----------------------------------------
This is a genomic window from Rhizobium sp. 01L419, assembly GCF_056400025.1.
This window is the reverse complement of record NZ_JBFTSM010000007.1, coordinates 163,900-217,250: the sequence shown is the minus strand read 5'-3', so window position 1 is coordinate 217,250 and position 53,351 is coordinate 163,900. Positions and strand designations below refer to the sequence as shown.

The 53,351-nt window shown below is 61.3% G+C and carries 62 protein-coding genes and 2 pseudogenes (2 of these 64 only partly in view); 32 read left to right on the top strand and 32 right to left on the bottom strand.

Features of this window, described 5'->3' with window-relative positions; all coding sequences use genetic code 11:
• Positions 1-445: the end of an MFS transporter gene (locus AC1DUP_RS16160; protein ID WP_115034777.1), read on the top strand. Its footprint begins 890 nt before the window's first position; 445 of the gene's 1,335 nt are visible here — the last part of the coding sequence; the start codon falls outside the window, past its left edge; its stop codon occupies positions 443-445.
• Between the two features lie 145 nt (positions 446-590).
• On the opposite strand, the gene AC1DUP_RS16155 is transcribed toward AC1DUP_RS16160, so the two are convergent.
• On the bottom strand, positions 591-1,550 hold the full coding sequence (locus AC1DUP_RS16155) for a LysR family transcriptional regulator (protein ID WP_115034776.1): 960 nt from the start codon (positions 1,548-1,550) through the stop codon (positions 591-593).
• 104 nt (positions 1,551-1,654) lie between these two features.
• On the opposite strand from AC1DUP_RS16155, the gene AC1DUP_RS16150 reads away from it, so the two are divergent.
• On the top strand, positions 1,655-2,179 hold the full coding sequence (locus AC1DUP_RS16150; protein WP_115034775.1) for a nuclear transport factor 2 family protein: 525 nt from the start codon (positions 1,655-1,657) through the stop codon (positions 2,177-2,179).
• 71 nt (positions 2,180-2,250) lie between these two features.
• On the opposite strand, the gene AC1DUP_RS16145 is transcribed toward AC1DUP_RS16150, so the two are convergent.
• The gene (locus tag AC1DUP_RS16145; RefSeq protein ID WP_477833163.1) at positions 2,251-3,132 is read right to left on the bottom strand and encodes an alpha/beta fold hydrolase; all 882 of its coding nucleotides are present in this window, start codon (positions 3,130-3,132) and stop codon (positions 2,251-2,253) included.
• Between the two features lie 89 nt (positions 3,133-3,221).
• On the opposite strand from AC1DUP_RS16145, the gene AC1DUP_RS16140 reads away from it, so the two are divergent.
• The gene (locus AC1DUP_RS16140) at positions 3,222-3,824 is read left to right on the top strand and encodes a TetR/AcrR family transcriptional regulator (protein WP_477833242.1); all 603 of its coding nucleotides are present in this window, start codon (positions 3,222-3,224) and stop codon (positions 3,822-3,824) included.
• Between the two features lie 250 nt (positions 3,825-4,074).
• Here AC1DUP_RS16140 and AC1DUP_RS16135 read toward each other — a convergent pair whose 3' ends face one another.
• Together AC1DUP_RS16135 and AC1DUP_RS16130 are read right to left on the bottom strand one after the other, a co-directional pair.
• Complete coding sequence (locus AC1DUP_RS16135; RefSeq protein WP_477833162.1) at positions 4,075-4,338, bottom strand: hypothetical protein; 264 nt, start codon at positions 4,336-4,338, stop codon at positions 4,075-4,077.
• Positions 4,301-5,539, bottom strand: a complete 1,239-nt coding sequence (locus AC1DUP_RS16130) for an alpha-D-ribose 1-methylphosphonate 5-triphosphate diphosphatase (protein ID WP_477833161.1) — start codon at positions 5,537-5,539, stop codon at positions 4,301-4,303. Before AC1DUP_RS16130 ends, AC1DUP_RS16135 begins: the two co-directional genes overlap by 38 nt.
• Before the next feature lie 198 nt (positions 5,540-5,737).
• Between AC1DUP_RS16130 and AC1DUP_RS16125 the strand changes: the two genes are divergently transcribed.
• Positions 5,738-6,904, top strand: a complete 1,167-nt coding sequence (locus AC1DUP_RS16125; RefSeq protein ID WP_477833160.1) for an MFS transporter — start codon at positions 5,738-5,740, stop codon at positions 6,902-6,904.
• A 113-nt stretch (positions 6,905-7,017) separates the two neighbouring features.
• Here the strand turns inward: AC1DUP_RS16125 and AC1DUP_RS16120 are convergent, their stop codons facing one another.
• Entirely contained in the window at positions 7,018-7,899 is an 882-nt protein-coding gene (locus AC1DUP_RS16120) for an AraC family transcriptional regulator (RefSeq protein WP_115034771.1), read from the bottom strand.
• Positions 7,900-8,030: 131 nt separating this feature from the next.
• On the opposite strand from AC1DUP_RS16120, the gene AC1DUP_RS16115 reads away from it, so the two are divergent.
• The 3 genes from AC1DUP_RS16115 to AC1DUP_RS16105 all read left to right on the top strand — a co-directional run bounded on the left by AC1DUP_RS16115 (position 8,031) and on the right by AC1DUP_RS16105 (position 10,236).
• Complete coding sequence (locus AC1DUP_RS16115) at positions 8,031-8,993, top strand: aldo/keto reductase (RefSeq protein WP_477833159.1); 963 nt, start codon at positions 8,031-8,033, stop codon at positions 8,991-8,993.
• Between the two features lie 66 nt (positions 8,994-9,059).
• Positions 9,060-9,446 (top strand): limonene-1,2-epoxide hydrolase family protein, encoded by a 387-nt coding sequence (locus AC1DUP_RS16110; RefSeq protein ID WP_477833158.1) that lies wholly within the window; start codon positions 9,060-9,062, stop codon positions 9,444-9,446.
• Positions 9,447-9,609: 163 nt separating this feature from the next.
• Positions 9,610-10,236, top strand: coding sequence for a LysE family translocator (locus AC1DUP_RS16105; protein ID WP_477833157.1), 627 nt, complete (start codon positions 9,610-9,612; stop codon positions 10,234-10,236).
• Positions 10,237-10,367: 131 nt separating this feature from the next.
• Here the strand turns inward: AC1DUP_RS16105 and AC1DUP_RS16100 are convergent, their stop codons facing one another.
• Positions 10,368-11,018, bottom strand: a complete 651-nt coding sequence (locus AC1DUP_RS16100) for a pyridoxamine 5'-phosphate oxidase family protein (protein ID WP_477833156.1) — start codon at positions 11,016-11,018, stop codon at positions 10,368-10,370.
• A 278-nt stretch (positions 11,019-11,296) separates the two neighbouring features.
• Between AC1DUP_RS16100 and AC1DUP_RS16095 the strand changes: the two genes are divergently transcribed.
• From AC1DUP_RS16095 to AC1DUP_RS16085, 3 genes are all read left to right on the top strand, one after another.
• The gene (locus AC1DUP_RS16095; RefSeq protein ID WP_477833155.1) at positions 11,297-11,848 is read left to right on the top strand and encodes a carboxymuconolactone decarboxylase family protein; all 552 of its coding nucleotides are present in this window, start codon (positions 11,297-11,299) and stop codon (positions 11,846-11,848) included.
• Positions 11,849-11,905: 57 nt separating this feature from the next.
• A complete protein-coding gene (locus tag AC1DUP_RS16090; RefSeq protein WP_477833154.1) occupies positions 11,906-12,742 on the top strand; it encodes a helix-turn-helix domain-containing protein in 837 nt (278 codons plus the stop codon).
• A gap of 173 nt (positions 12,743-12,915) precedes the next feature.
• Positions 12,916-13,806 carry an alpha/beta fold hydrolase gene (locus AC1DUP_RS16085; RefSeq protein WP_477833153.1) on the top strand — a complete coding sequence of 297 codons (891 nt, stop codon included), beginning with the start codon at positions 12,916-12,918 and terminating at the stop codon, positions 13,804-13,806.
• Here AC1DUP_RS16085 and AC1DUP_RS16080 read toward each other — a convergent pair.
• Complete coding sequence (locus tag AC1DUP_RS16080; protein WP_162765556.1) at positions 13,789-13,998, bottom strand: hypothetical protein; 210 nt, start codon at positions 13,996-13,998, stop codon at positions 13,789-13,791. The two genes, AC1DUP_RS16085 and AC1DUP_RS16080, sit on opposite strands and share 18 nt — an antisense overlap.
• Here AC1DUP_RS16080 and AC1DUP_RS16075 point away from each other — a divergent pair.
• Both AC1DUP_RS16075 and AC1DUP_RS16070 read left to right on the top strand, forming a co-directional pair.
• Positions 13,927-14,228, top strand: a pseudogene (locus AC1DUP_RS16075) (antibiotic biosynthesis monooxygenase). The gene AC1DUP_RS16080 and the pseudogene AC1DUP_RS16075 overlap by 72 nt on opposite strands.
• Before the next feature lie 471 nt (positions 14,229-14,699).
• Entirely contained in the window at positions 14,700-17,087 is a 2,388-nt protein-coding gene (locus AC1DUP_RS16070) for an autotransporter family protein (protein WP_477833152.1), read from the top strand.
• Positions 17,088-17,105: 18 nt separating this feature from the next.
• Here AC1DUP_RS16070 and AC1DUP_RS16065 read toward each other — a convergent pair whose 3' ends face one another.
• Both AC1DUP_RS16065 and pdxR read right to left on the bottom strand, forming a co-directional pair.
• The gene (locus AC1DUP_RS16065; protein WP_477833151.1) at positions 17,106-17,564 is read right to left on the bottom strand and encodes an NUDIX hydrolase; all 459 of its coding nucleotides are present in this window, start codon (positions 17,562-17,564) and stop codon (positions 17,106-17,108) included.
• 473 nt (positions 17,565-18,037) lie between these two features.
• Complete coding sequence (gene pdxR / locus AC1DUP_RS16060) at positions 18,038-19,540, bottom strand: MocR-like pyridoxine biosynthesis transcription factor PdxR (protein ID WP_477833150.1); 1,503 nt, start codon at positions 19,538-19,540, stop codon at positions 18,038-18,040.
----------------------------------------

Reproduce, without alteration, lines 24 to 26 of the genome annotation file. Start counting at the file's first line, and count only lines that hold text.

• Between AC1DUP_RS16130 and AC1DUP_RS16125 the strand changes: the two genes are divergently transcribed.
• Positions 5,738-6,904, top strand: a complete 1,167-nt coding sequence (locus AC1DUP_RS16125; RefSeq protein ID WP_477833160.1) for an MFS transporter — start codon at positions 5,738-5,740, stop codon at positions 6,902-6,904.
• A 113-nt stretch (positions 6,905-7,017) separates the two neighbouring features.